Bali Shopping in Legian

Rather than rewrite this blog i put this Up date at the begining.

Do you need to go to a money changer? If you are a Commonwealth Bank customer you can use the Commonwealth Bank ATMs in Kuta and in most tourist places. The fee for using these is $2.00 – most ATMs are ok with a 4 digit pin but if 6 digits are required just add 2 zeros on the end. There are other bank ATM’s but i do not know their fees.

If you go to a licensed money changer The Indonesian Government now requires some form if ID.

The Rupiah having so many zeros compared to AU$ is very confusing so while our dollar is strong maybe the easiest way to work it out is to say for every AU$1.00 converts to Rp.10,000  { only good for change }  example AU$5.00 = RP.50,000 { the blue one } and AU$10.00 = Rp.100,000 { the red one } while this will change from day to day it is a handy guide and for every AU$10.00 you change expect to get { after costs } not to far under Rp.93.000. If you have been to Bali and can explain this more clearly please help. Bali, being part of Indonesia, uses the Indonesian currency, the Rupiah (abbreviated, Rp.) as its monetary unit. Banknotes come in a range of denominations, including the commonly available Rp.100,000, Rp.50,000, Rp.20,000, Rp.10,000, Rp.5,000, Rp.2,000, Rp.1,000, there are coins but they are basically worthless. I put our coins in the hotel donation jar.All of the notes and coins are reasonably distinctive, but take care while you are getting used to dealing with the cash as there are a mix of old and new styles in circulation. Click on the four images to see what the major notes are and approx  Aus Equivalent. Any notes below Rp.20,000 are used for change and/or tipping.

Exchange rates have run up to around Rp.10,000 to one U.S. dollar, or around Rp.8,000 to one Australian dollar ( exchange rates vary day to day currently we the are same as the US dollar ). Every Hotel clerk , merchant or street hawker know the current rates but expect a lesser rate when converting to Rupiah, as commissions will be charged on the conversion transactions. You will get a better rate from a bank but finding a bank can be a pain so we went to a local shop called Circle K  { these are all over Denpasar but not all change money }  and are like a Aussie Deli, you can also buy supplies of Bintang there . Foreign money can be exchanged at most banks in Bali. Banking hours are usually from 8:00 a.m. to 3:00 p.m. from Monday to Friday and until 1.00 p.m. Saturday. Money can also be changed at the airport, at hotel cashiers, and at authorised money changers (found every where in the main Tourist destinations and  medium to large villages). The exchange rates are published daily in newspapers and are usually posted prominently wherever money can be changed. Most authorised money changers operate seven days a week, and remain open daily until about 10:00 p.m.  Most major credit cards are acceptable at hotels, large restaurants, department stores, travel agencies and many businesses that cater to the tourist trade, including galleries, arts and craft sellers. * Money Changers Be careful when changing your money. Always check the exchange rate and commission (if any) the money changer is taking. Remember to count your money before you leave the money changer, a reputable money changer will let you count your money before you hand them yours and give you a receipt and ask them to show you the calculation on their calculator. For another blog on money changers go here  For online currency converter click on the flag.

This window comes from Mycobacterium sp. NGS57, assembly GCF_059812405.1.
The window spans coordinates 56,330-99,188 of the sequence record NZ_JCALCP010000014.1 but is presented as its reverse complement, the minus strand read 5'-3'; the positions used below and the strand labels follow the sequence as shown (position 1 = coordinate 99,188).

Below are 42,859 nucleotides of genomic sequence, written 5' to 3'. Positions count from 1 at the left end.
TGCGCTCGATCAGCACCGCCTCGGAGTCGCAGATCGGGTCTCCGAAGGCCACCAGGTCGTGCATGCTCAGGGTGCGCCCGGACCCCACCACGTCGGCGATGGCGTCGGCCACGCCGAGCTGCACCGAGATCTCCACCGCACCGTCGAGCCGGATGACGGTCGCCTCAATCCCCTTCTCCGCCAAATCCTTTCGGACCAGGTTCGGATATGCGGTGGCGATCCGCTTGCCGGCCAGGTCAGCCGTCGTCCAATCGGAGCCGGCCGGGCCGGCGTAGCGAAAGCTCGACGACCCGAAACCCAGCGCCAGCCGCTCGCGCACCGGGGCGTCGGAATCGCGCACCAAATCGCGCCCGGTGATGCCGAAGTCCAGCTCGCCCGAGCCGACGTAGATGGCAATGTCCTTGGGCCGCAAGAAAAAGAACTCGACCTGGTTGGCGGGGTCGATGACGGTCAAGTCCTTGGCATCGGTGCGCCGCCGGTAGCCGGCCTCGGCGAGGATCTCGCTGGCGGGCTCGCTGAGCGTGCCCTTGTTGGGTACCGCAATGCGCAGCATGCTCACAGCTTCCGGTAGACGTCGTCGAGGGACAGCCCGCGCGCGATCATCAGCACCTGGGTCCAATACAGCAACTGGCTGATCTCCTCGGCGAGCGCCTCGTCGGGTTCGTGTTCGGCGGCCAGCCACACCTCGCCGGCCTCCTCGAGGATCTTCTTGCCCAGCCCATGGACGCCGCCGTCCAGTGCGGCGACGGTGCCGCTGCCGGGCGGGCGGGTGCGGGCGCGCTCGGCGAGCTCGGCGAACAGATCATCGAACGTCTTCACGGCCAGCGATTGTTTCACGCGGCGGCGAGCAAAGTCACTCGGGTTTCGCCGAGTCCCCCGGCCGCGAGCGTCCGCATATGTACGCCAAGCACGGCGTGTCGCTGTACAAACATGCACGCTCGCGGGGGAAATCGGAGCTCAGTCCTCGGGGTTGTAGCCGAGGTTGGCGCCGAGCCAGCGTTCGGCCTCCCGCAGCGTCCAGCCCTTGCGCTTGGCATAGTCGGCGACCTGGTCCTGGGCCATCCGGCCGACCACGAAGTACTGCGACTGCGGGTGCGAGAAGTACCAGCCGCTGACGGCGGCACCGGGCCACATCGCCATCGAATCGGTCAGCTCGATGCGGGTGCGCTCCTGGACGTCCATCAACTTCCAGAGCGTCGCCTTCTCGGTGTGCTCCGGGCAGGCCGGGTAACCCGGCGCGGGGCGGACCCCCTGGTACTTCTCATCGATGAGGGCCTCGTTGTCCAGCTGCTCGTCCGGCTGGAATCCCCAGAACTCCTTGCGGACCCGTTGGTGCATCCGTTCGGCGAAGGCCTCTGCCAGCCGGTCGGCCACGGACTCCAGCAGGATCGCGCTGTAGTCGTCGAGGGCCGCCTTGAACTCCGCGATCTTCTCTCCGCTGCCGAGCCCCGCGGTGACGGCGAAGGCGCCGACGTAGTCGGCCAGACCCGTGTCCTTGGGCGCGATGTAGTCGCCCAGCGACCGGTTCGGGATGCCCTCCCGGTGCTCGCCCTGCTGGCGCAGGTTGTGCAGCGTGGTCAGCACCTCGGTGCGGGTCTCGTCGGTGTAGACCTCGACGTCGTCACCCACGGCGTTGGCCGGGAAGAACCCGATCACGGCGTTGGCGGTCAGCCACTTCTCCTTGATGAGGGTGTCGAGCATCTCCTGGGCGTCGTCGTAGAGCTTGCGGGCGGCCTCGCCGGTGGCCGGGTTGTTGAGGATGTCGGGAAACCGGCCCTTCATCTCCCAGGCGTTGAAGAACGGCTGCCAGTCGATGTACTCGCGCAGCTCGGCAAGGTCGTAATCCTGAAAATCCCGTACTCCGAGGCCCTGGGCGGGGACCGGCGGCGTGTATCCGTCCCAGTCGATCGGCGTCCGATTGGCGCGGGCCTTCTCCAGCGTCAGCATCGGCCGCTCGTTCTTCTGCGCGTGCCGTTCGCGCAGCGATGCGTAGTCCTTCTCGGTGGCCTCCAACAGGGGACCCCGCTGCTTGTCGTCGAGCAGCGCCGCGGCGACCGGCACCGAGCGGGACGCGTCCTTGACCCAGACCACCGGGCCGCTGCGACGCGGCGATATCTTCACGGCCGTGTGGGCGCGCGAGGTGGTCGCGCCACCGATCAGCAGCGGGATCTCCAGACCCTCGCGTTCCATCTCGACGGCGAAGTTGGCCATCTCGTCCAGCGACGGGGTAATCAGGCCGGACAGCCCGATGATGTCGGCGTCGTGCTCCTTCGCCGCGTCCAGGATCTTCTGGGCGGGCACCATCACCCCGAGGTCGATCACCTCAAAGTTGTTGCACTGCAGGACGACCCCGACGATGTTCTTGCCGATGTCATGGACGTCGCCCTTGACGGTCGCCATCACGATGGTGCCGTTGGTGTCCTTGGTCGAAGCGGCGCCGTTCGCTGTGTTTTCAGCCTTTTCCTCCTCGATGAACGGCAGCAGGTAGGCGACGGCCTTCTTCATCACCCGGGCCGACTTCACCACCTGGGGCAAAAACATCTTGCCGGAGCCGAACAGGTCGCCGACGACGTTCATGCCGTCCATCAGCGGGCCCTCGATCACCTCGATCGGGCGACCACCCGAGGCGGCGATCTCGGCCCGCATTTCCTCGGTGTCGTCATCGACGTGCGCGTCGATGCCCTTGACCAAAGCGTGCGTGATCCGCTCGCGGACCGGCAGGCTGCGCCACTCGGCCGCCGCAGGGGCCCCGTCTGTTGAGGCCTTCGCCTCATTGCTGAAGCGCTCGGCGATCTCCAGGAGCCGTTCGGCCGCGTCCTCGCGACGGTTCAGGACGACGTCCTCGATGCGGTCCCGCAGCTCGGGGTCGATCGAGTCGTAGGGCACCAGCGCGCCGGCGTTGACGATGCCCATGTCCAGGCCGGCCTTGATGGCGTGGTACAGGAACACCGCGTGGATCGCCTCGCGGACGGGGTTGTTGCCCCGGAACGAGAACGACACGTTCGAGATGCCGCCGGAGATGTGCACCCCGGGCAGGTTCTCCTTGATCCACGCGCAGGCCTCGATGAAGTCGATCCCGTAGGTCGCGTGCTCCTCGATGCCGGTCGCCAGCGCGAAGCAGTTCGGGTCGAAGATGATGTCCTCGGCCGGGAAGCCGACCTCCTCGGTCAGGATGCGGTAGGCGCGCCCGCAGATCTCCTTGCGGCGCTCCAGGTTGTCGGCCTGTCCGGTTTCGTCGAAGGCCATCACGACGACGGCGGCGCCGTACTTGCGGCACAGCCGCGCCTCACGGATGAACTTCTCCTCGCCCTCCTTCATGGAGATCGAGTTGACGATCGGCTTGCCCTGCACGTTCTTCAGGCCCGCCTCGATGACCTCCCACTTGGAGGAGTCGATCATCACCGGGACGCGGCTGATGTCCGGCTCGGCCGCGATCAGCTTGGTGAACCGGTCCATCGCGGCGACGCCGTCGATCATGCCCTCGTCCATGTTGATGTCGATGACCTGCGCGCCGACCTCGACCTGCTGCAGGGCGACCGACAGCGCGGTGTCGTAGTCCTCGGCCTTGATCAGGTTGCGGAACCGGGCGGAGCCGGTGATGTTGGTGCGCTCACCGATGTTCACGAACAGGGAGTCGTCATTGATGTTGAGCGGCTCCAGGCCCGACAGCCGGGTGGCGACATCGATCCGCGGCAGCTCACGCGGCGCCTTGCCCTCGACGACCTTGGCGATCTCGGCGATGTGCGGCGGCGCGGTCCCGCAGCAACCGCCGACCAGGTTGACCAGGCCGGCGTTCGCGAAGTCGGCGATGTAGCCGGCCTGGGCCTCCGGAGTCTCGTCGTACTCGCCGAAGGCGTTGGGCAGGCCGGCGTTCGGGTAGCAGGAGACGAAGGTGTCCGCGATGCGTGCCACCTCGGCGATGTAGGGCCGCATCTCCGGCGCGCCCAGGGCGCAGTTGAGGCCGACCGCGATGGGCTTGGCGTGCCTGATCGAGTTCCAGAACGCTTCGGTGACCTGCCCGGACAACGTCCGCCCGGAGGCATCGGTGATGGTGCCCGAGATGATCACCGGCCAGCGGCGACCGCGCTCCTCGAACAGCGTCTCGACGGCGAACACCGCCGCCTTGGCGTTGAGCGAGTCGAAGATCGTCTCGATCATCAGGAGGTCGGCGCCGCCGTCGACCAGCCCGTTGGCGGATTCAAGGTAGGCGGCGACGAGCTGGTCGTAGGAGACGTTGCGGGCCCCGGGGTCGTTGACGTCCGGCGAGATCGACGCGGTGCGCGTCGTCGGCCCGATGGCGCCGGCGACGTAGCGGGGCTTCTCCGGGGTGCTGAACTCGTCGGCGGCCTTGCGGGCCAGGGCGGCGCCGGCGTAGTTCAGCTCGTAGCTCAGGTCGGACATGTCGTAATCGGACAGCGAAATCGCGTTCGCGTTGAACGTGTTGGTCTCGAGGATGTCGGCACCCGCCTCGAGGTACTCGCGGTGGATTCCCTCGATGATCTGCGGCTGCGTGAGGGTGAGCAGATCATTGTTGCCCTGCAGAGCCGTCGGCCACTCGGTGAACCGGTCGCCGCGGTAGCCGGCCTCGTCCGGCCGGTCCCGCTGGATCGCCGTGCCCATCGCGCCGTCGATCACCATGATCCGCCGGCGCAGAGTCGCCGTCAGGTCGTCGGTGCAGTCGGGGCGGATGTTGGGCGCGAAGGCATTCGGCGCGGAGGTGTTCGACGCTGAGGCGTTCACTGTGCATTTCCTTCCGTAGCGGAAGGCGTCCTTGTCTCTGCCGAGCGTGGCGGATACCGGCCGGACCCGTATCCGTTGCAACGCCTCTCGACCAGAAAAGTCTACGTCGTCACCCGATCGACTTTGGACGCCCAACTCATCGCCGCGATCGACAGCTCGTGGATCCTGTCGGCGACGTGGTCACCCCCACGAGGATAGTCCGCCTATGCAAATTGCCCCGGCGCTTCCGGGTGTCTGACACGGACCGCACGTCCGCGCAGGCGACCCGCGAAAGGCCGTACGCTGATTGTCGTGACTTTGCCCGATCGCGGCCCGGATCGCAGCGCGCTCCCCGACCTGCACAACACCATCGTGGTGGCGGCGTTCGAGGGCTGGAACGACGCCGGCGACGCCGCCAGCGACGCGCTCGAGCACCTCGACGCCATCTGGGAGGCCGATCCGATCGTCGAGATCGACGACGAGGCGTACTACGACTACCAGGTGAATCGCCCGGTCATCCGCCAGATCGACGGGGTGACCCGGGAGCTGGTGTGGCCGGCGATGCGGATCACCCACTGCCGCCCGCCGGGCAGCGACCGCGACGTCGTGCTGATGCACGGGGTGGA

Light clothing, sandals or flat shoes, sun glasses and a bottle of water. For the middle of the day sun screen and hat.

Mickeys Toyota Airconditioned front and rear. Ph from your land line 0011628133780996
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3 thoughts on “Bali Money Tips”

  1. I took a pile of Aussie dollars and found it easier to change than looking for a bank, plenty of money changers around but the rate can vary.
    In Kuta mostly in the little street shops was the best for us, the rate was low 10400 to high 11100, as at November 14th- 17th and unless you need some local cash quickly to buy some item, they will run up to the nearest changer so they make a sale… LOL
    I always changed at the high rate where possible especially if your changing a large amount…

  2. Make sure if you are changing money to go to a repeatable place. The first time we changed in a little shop which was also a money changer, they had the best rate we had seen. My husband counted the money twice and still they managed to short change us. They said they don’t have the correct amount and asked us for change, which we didn’t have, and the hand is quicker than the eye and somehow (still not sure how) they managed to take back some money after the count. Luckily we were only changing $100 as it was our first time and after leaving and recounting we only received $60 in equivalent Rp. From then we changed at the motel or a proper money exchange reputable venue. They rates are slightly less but you get what you pay for!!

  3. My other note is to take enough cash. We ran out of Aussie dollars to exchange as a lot of places you eat are cash only and when on tours etc. entry fees are also cash only. After doing all the fun shopping, cash runs out quickly and if your not a CBA client then accessing cash is hard as we didn’t see any other Aussie ATM’s there except CBA.

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